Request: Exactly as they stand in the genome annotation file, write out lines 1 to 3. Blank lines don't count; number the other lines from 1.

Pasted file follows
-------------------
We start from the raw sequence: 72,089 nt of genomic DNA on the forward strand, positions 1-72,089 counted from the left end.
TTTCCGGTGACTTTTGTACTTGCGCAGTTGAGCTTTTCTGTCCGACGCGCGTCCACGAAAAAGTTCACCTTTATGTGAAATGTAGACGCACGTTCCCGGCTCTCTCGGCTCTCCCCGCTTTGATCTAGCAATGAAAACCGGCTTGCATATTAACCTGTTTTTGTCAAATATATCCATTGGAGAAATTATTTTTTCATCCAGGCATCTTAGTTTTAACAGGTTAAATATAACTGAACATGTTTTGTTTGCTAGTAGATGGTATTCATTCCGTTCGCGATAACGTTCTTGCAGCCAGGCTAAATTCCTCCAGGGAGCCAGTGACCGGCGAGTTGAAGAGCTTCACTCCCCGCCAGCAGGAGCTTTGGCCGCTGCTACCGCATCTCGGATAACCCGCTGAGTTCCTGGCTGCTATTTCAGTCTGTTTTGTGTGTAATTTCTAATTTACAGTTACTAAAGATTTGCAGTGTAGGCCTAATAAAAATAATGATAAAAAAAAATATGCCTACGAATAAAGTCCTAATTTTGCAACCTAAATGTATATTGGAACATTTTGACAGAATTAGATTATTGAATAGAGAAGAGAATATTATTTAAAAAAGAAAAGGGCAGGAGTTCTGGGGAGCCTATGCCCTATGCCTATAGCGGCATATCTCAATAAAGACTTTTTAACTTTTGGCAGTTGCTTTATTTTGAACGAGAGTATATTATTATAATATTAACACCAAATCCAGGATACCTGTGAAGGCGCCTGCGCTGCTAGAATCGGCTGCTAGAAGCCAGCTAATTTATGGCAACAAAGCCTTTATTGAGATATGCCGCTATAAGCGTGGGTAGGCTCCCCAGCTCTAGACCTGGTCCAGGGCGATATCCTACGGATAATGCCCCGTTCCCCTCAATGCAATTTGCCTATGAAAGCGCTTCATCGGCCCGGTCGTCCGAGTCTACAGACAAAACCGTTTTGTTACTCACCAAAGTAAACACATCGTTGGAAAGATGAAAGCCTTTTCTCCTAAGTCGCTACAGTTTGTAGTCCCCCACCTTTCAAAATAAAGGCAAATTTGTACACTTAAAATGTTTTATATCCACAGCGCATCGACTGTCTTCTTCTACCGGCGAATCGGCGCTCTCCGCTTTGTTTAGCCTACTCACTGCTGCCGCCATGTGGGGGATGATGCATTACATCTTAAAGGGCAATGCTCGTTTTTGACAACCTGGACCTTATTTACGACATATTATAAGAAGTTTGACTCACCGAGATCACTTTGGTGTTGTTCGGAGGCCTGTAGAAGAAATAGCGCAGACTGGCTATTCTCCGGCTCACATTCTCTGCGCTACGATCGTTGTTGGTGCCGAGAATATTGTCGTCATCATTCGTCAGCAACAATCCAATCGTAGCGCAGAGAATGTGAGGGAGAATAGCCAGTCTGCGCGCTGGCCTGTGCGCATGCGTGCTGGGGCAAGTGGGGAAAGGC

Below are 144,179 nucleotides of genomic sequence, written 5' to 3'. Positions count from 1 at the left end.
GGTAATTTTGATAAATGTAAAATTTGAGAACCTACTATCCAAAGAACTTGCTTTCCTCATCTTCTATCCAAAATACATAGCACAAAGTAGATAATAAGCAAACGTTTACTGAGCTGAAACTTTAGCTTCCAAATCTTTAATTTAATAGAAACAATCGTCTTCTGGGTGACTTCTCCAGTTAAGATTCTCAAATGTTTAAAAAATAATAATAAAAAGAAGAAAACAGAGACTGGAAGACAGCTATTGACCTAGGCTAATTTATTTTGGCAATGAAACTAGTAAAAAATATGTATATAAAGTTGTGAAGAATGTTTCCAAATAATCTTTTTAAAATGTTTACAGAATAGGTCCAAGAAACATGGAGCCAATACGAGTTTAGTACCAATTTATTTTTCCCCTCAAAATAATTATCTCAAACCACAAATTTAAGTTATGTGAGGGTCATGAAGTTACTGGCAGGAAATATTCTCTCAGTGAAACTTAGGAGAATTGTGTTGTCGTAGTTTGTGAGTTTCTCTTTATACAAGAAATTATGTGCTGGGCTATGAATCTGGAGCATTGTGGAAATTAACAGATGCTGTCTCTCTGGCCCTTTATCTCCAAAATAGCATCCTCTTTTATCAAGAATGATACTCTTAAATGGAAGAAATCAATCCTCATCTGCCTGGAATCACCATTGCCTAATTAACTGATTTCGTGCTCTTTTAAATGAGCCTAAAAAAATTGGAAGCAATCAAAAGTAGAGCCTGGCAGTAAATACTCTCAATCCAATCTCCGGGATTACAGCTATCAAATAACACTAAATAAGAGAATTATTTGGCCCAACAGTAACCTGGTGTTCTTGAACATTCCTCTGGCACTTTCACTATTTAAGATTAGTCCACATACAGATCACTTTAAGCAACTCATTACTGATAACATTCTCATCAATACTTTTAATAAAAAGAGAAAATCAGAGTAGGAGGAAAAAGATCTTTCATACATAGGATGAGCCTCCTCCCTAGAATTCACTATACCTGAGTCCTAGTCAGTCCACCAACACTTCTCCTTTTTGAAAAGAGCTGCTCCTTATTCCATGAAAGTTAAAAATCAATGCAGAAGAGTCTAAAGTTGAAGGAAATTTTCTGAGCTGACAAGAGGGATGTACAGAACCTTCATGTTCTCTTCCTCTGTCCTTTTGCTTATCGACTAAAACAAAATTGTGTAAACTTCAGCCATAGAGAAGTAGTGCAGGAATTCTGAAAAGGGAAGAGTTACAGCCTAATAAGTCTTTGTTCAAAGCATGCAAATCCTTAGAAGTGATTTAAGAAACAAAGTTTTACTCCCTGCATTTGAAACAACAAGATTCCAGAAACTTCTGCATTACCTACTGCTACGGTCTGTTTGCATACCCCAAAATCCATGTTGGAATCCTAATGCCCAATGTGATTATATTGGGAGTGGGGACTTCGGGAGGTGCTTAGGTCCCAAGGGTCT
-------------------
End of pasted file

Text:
We start from the raw sequence: 72,089 nt of genomic DNA on the forward strand, positions 1-72,089 counted from the left end.
TTTCCGGTGACTTTTGTACTTGCGCAGTTGAGCTTTTCTGTCCGACGCGCGTCCACGAAAAAGTTCACCTTTATGTGAAATGTAGACGCACGTTCCCGGCTCTCTCGGCTCTCCCCGCTTTGATCTAGCAATGAAAACCGGCTTGCATATTAACCTGTTTTTGTCAAATATATCCATTGGAGAAATTATTTTTTCATCCAGGCATCTTAGTTTTAACAGGTTAAATATAACTGAACATGTTTTGTTTGCTAGTAGATGGTATTCATTCCGTTCGCGATAACGTTCTTGCAGCCAGGCTAAATTCCTCCAGGGAGCCAGTGACCGGCGAGTTGAAGAGCTTCACTCCCCGCCAGCAGGAGCTTTGGCCGCTGCTACCGCATCTCGGATAACCCGCTGAGTTCCTGGCTGCTATTTCAGTCTGTTTTGTGTGTAATTTCTAATTTACAGTTACTAAAGATTTGCAGTGTAGGCCTAATAAAAATAATGATAAAAAAAAATATGCCTACGAATAAAGTCCTAATTTTGCAACCTAAATGTATATTGGAACATTTTGACAGAATTAGATTATTGAATAGAGAAGAGAATATTATTTAAAAAAGAAAAGGGCAGGAGTTCTGGGGAGCCTATGCCCTATGCCTATAGCGGCATATCTCAATAAAGACTTTTTAACTTTTGGCAGTTGCTTTATTTTGAACGAGAGTATATTATTATAATATTAACACCAAATCCAGGATACCTGTGAAGGCGCCTGCGCTGCTAGAATCGGCTGCTAGAAGCCAGCTAATTTATGGCAACAAAGCCTTTATTGAGATATGCCGCTATAAGCGTGGGTAGGCTCCCCAGCTCTAGACCTGGTCCAGGGCGATATCCTACGGATAATGCCCCGTTCCCCTCAATGCAATTTGCCTATGAAAGCGCTTCATCGGCCCGGTCGTCCGAGTCTACAGACAAAACCGTTTTGTTACTCACCAAAGTAAACACATCGTTGGAAAGATGAAAGCCTTTTCTCCTAAGTCGCTACAGTTTGTAGTCCCCCACCTTTCAAAATAAAGGCAAATTTGTACACTTAAAATGTTTTATATCCACAGCGCATCGACTGTCTTCTTCTACCGGCGAATCGGCGCTCTCCGCTTTGTTTAGCCTACTCACTGCTGCCGCCATGTGGGGGATGATGCATTACATCTTAAAGGGCAATGCTCGTTTTTGACAACCTGGACCTTATTTACGACATATTATAAGAAGTTTGACTCACCGAGATCACTTTGGTGTTGTTCGGAGGCCTGTAGAAGAAATAGCGCAGACTGGCTATTCTCCGGCTCACATTCTCTGCGCTACGATCGTTGTTGGTGCCGAGAATATTGTCGTCATCATTCGTCAGCAACAATCCAATCGTAGCGCAGAGAATGTGAGGGAGAATAGCCAGTCTGCGCGCTGGCCTGTGCGCATGCGTGCTGGGGCAAGTGGGGAAAGGC

Below are 144,179 nucleotides of genomic sequence, written 5' to 3'. Positions count from 1 at the left end.